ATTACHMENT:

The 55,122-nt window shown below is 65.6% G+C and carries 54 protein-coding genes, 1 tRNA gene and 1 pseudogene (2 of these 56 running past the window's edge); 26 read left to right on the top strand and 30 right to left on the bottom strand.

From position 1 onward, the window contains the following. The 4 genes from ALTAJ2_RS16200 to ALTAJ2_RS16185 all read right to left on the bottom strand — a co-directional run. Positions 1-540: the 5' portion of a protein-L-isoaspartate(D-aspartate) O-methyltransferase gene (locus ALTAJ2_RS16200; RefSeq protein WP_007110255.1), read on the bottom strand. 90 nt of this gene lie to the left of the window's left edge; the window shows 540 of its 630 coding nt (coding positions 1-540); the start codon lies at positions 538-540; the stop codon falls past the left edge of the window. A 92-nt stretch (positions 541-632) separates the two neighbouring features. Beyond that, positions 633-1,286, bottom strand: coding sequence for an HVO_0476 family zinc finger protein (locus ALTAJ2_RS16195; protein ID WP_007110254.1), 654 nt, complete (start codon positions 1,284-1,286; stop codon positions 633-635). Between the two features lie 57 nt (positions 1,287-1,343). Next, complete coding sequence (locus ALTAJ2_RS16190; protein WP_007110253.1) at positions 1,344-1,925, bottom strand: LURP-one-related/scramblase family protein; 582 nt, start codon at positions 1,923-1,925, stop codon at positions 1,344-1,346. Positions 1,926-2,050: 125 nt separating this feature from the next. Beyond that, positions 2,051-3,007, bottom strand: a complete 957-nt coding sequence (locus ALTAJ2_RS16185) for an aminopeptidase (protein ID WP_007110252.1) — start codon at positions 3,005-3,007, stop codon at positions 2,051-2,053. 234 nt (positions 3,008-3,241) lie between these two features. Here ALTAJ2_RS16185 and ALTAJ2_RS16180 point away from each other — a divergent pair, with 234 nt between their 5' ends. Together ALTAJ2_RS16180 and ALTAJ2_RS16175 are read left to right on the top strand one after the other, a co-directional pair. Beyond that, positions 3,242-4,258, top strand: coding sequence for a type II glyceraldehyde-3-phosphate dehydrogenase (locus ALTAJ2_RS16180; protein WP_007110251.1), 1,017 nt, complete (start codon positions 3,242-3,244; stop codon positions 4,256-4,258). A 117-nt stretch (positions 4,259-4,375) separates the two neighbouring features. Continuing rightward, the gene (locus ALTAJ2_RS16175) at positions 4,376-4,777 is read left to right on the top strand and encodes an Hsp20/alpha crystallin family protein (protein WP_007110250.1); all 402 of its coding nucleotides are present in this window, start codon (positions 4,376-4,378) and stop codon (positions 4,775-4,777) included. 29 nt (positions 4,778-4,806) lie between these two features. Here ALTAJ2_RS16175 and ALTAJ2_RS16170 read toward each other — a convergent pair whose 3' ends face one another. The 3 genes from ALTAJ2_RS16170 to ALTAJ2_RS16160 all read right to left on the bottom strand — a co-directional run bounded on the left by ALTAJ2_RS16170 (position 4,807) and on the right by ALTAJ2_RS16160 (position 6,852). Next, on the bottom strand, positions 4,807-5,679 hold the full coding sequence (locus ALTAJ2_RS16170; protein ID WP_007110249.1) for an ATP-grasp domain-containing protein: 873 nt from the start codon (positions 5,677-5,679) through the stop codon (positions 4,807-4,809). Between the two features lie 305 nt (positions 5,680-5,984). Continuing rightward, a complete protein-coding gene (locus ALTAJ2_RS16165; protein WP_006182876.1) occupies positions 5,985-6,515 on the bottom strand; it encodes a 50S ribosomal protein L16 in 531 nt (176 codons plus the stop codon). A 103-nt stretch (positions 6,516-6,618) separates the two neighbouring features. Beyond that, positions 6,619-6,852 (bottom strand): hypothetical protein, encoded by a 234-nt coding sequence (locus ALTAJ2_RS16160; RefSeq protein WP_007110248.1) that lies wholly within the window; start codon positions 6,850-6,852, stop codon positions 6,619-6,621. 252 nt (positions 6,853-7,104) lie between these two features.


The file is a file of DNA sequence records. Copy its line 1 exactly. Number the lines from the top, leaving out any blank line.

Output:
The 55,122-nt window shown below is 65.6% G+C and carries 54 protein-coding genes, 1 tRNA gene and 1 pseudogene (2 of these 56 running past the window's edge); 26 read left to right on the top strand and 30 right to left on the bottom strand.